Locking your car with remote key

#1

I received an email that told of persons near a car, using a scanner, who were then able to open the car after the person locked it. Are these remotes safe? Why don’t car manufacturers give you the option of using a normal key that could be duplicated cheaply instead of these new remotes which can be scanned and cost $150 to replace when lost.

#2

The pulse is momentary and of limited range, and while I suppose reading it is possible if you happened to be scanning at the right spot at the right time, even if you did duplicate the pulse you couldn’t then start the car anyway.

It stops the amatures. And the pros can steal your car faster than you can open and start it anyway. They know how to circumvent your systems better than your dealer techs do.

I agree, however, that normal keys systems should be optional for those who prefer them. I should add that when I gave my '91 Camry to my son and bought a brand new '95 Corolla my insurance went DOWN because of the new safety and security features. These things can have hidden benefits.

#3

If you aren’t skeptical of e-mails of that nature, you should be.

Whenever I receive an e-mail with a warning–whether it alleges that a politician is actually a terrorist, or that using Cruise Control on a wet road will cause your car to “fly”, or that a new species of poisonous spiders is lurking underneath toilet seats, or that code-grabbers make it easy for thieves to steal your car, or any number of other very questionable concepts–I go to www.snopes.com to see if it has been verified or if it is bogus.

As I expected, snopes has thoroughly vetted this spam e-mail, and has found it bogus–at least for newer cars. Cars made since the mid-90s use rolling code technology for their remote devices, making it EXTREMELY difficult to do what is claimed in that e-mail. For cars made prior to the mid-90s, the information in the e-mail is reasonably accurate, but I think that a car thief would have to be pretty desperate to steal a car that is over 10 years old. For cars made since the mid-90s, while it is theoretically possible to do what is claimed in the e-mail, it would be so difficult, would require such sophisticated equipment, and would be so time-consuming that it is only a danger if you have a truly valuable car.

So, when it comes to your Lamborghini Countach, your Bentley Continental, or your Bugatti Veyron, perhaps you should station an armed guard in the car while you are shopping. On the other hand, if you drive the type of cars that most of us drive, that e-mail is just one more ridiculous attempt to scare people with outdated or inaccurate information.

If you want to read the detailed explanation on snopes.com, go to:
http://www.snopes.com/autos/techno/lockcode.asp

#4

When I purchased my car with a remote key unit I asked and received two regular keys for the vehicle…just ask at your parts counter …bring your key code number with you.

#5

Bummer. I’ve been had.

Scanning for somebody’s pulse and reading its frequency isn’t difficult, however I agree that it’s far more work and effort than is needed…especally since you’d need to be within perhaps 30 feet of them and it would be easier to just steal their keys. I thought of the rolling codes, but since I was trying to depict the rediculousness of it anyway, why bother. There are other protections being built into new systems too. Mine requires some action within 3 seconds or it secures everything. I know the new Lincolns have the pocket chip which lights up a keypad into which a PIN number needs to be entered.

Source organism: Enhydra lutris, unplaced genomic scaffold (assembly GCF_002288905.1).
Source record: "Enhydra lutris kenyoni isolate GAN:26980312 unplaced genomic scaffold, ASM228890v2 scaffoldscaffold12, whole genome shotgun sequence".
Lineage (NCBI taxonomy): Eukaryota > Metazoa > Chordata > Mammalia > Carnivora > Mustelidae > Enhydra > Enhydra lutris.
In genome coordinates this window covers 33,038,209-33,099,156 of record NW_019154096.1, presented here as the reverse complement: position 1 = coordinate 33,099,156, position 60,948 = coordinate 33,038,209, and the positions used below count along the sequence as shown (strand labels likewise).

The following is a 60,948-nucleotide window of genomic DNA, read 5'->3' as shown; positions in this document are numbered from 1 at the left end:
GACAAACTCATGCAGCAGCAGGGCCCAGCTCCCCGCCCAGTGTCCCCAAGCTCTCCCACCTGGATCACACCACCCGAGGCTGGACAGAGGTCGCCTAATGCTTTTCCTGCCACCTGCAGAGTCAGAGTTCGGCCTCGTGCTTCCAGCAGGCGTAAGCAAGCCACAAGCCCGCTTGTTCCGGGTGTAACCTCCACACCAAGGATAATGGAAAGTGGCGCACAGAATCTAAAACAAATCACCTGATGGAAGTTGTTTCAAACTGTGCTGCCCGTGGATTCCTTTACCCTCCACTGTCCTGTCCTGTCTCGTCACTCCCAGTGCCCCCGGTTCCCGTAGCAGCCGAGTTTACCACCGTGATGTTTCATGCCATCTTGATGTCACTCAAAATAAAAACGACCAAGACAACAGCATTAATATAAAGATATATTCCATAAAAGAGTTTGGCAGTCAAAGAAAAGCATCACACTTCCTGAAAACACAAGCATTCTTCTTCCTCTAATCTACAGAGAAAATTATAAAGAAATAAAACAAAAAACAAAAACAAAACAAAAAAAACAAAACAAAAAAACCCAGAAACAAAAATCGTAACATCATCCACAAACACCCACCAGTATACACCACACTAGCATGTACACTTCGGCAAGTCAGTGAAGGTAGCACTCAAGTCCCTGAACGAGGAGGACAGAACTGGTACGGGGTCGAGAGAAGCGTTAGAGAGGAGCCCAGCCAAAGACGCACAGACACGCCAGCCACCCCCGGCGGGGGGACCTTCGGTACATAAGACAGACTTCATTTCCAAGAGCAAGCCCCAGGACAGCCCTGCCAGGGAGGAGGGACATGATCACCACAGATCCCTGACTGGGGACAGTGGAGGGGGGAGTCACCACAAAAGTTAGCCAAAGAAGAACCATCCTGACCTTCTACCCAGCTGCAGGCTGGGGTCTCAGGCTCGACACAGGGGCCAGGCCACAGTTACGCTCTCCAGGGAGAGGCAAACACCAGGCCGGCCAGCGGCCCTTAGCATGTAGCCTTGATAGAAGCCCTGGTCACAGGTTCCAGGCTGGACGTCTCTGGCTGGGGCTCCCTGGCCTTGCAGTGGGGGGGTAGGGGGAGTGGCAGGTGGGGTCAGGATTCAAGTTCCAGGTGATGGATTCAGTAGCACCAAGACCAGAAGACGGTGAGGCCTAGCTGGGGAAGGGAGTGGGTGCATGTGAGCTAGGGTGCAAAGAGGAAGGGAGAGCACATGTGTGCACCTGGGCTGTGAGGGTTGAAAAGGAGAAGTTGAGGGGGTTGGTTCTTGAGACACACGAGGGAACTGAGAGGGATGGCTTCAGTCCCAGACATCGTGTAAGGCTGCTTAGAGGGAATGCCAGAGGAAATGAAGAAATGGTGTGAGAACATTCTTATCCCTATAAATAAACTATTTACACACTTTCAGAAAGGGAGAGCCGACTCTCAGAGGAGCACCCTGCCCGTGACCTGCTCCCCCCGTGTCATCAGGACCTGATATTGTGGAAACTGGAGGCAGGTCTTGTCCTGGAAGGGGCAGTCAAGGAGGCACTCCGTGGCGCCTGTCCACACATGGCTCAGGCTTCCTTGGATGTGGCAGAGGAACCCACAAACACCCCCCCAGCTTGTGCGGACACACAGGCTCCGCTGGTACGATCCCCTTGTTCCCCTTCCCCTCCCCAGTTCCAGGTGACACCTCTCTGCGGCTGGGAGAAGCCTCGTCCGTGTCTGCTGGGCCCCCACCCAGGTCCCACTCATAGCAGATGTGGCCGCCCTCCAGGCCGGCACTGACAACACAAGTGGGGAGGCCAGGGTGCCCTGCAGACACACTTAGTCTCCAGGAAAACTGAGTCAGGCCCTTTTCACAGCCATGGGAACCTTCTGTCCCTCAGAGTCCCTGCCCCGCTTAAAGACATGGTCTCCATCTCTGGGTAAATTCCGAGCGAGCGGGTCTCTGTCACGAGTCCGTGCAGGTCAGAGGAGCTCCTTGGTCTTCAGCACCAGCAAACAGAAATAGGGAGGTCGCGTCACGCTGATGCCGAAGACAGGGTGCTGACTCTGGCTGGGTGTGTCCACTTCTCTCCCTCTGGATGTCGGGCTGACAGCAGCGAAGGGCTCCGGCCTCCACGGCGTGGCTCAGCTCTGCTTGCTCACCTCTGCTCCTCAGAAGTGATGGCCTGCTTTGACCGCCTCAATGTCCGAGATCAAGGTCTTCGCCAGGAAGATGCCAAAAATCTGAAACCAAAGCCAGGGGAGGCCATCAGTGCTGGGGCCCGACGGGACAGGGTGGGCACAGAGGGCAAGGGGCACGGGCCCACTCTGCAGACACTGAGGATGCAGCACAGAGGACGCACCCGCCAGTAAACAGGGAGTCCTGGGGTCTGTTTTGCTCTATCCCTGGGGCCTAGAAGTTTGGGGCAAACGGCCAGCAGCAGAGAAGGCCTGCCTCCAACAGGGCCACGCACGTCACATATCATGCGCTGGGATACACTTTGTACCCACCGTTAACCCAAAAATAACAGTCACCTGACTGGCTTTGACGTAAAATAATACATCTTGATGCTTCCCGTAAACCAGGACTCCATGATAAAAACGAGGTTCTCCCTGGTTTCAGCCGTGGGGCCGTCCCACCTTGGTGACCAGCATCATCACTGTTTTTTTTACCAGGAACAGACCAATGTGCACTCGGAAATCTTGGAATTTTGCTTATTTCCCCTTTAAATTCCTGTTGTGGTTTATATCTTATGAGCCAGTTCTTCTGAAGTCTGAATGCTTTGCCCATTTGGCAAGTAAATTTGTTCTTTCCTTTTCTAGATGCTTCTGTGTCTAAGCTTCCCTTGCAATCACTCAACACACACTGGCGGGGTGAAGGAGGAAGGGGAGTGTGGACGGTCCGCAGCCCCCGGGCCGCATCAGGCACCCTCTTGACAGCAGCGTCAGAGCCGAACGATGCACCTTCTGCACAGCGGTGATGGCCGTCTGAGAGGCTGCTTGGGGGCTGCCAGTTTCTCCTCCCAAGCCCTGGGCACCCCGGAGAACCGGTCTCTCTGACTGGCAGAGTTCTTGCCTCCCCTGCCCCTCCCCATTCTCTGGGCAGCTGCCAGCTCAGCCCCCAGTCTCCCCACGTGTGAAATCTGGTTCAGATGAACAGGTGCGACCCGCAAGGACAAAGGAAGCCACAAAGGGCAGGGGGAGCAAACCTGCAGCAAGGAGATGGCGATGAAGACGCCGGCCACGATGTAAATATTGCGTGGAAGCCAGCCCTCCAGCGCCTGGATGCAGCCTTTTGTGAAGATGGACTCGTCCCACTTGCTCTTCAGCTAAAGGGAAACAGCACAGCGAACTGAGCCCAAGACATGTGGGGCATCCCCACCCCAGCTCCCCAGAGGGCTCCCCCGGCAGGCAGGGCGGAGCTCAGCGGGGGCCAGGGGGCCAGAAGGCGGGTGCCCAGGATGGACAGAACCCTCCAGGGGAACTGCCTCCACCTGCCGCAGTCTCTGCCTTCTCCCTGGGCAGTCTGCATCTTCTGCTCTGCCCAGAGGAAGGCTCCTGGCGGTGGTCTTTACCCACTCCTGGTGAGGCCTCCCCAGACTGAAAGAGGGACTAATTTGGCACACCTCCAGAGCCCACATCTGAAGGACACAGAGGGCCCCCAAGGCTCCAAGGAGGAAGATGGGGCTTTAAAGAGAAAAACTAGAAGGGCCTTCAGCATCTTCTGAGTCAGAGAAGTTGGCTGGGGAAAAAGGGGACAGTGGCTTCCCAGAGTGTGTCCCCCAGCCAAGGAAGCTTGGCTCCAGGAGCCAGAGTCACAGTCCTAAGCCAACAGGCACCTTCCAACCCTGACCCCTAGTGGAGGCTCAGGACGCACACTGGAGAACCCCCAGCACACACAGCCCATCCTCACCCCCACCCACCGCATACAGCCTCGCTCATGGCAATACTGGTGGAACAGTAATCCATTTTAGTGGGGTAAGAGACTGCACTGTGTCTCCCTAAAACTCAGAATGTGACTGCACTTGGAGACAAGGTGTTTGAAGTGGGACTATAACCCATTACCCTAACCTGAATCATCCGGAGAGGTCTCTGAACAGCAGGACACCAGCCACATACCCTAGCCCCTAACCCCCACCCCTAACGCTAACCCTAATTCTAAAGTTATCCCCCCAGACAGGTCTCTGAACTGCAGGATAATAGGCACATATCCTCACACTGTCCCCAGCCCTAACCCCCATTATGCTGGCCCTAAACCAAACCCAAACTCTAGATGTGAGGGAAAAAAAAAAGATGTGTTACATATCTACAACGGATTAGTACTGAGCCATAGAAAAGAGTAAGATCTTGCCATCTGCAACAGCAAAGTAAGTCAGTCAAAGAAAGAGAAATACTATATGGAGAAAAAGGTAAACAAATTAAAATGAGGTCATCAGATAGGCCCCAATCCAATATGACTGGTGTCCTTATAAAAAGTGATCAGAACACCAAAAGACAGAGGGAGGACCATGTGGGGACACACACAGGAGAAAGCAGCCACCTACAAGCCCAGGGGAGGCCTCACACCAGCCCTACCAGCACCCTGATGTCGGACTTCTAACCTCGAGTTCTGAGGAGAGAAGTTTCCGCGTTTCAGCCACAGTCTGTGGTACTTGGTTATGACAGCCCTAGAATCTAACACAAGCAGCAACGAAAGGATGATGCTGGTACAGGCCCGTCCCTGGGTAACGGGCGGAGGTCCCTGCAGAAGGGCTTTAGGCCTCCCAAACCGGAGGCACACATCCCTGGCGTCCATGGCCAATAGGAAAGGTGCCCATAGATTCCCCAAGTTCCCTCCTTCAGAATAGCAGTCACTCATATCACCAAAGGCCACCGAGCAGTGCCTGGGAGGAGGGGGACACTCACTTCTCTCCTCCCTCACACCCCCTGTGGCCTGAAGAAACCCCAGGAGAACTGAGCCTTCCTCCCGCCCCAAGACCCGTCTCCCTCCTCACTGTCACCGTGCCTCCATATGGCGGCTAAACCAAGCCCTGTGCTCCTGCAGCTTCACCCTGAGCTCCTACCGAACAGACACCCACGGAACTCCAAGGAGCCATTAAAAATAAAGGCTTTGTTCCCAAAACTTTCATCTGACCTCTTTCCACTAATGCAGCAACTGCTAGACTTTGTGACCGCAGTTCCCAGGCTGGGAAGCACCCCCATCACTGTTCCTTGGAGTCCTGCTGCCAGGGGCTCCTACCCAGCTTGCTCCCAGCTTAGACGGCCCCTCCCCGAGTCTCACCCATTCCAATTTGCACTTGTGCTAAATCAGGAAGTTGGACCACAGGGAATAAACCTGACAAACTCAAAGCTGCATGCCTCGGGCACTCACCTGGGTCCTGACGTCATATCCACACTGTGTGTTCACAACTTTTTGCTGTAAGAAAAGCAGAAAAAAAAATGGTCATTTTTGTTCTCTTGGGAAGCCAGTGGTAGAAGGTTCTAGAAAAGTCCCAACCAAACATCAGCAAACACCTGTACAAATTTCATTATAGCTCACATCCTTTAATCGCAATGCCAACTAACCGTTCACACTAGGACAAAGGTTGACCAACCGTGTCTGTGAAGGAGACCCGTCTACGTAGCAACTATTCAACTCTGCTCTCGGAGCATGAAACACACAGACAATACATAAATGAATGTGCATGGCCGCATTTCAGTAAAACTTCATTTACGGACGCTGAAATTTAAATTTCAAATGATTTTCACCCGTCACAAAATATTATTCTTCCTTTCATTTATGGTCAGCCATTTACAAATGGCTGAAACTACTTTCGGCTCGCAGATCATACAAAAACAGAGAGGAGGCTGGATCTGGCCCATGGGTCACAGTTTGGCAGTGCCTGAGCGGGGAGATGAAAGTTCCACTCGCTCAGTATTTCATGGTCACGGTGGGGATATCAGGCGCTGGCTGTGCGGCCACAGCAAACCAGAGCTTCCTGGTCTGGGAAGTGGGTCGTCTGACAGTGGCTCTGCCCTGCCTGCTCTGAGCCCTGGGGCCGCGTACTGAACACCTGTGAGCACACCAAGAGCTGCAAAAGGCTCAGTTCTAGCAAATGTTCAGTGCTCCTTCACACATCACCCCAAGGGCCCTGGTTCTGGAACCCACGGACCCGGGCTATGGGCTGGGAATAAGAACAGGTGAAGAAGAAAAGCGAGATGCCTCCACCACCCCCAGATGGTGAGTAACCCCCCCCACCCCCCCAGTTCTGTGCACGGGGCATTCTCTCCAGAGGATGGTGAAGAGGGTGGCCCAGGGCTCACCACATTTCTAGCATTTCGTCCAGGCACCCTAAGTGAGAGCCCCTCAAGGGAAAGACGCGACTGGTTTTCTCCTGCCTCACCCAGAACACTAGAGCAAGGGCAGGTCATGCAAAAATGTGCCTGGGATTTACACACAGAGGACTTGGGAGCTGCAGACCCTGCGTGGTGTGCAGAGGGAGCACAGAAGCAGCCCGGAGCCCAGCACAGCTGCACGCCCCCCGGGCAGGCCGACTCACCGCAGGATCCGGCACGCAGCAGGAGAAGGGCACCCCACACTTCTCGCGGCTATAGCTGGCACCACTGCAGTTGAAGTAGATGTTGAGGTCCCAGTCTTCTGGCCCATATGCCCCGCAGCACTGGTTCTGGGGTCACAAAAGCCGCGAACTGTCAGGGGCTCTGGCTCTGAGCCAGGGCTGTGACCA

Since I’ve been “had” anyway, I suppose it’s all moot points.

#6

The rolling code technique system guards against this. A weak link in the loop is when you car,your keys,and your remotes are all in the hands of someone who can cut new keys and add additional remotes to your cars programing.

You should be more concerned of your credit card info being “snatched” out the air(in a mall parking lot).This happens when the retailer is using a low level of encryption on your data,a level that has been broken.

I have had a “high threat level” cookie on my computer,looking at my banking,that was scary,no idea how it got there.

My computer guy recommends using a router as a firewall of the hardware type (rather than just software firewalls)even on systems with just one computer(no other need for a router)

#7

"…using Cruise Control on a wet road will cause your car to “fly”…

I assume you mean that the cruise control causes the engine to race if you lose traction and speed, leading to an increase in wheel speed and even worse control. And it’s true, as snopes.com confirms. It appears that you lumped it with a group of untrue legends, and it shouldn’t be.

#8

There is no doubt that using Cruise Control can cause you to lose traction on a wet surface, due to wheel spin. However, the original junk e-mail on that topic stated that use of cruise control on a wet surface “will cause a car to become airborne”. That part is…a bit much, I think. The “airborne” nonsense is what I was referring to when I used the words “to fly”.

#9

You should be especially concerned if you’re using a wireless network to do online banking.